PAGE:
Nevertheless, she said that, if current trends continued, more than 75 per cent of the national institutions would eventually be designated as independent monitoring mechanisms by their respective State. Less encouraging was the fact that only four States had given their designated national institutions additional resources to carry out their functions. On the work of the Coordinating Committee, she said its members were using innovative approaches to ensure effective monitoring. The Coordinating Committee noted with pleasure what she called the “landmark” decision taken by the Human Rights Commission in June that had firmly asserted the role that national human rights institutions played and welcomed the large number of States creating them. Yet, the Coordinating Committee regretted that its members and regional networks lacked official and independent status in the work of the Conference of States Parties.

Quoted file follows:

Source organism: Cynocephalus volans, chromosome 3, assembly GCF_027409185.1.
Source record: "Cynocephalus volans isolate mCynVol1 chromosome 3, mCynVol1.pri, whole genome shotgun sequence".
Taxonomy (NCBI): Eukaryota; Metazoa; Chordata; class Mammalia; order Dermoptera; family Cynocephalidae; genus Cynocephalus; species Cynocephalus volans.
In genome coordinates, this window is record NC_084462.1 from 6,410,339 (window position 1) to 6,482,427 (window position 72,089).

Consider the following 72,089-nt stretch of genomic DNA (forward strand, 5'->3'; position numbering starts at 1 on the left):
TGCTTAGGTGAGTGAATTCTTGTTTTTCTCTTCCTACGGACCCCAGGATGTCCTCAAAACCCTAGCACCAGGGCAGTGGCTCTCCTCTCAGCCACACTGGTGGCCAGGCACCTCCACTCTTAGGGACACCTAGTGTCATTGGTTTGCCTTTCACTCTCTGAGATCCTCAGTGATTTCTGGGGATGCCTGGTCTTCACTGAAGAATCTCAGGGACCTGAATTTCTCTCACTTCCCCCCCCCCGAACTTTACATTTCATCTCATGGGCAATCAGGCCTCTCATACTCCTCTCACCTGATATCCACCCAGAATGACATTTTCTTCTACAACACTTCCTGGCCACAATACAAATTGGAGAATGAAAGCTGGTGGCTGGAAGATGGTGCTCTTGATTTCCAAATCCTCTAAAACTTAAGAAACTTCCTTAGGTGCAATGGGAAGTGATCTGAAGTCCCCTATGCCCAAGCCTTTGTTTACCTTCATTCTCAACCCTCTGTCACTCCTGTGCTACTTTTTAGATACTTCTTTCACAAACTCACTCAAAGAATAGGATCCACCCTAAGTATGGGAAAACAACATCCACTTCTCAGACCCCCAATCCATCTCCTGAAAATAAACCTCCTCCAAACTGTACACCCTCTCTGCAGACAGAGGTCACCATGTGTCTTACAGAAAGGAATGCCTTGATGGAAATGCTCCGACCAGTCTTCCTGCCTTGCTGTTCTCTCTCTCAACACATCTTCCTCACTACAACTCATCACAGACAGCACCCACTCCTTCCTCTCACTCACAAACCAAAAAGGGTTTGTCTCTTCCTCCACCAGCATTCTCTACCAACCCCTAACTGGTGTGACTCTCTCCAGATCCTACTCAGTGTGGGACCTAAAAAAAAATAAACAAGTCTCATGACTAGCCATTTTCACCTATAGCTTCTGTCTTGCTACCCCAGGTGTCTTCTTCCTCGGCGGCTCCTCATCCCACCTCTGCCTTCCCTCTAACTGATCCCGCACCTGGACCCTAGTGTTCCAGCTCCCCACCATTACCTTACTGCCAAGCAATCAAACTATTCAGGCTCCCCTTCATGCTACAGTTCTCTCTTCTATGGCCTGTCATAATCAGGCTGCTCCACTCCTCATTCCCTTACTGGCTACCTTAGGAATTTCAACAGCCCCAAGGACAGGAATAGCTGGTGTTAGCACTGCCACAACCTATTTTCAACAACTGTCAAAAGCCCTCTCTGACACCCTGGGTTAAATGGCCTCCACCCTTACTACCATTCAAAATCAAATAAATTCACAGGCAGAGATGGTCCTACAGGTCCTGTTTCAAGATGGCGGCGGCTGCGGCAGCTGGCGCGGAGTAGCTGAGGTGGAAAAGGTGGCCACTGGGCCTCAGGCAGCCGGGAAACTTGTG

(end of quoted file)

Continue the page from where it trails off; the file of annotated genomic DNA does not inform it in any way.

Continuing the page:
THOMAS STELZER, Assistant Secretary-General for Policy Coordination and Inter-Agency Affairs, Department of Economic and Social Affairs, provided an overview of the Department’s work and achievements since the third session of the Conference of States Parties. The Department of Economic and Social Affairs supported intergovernmental policy dialogue, including at the General Assembly, the Economic and Social Council and the Commission for Social Development, related to the rights of persons with disabilities and their inclusion in development. The forthcoming sixty-sixth session of the General Assembly would have before it two relevant reports of the Secretary-General prepared by the Department, one of which focused on how the Convention could transform the commitment of the United Nations to the full and effective participation of persons with disabilities on the ground. Those reports were available.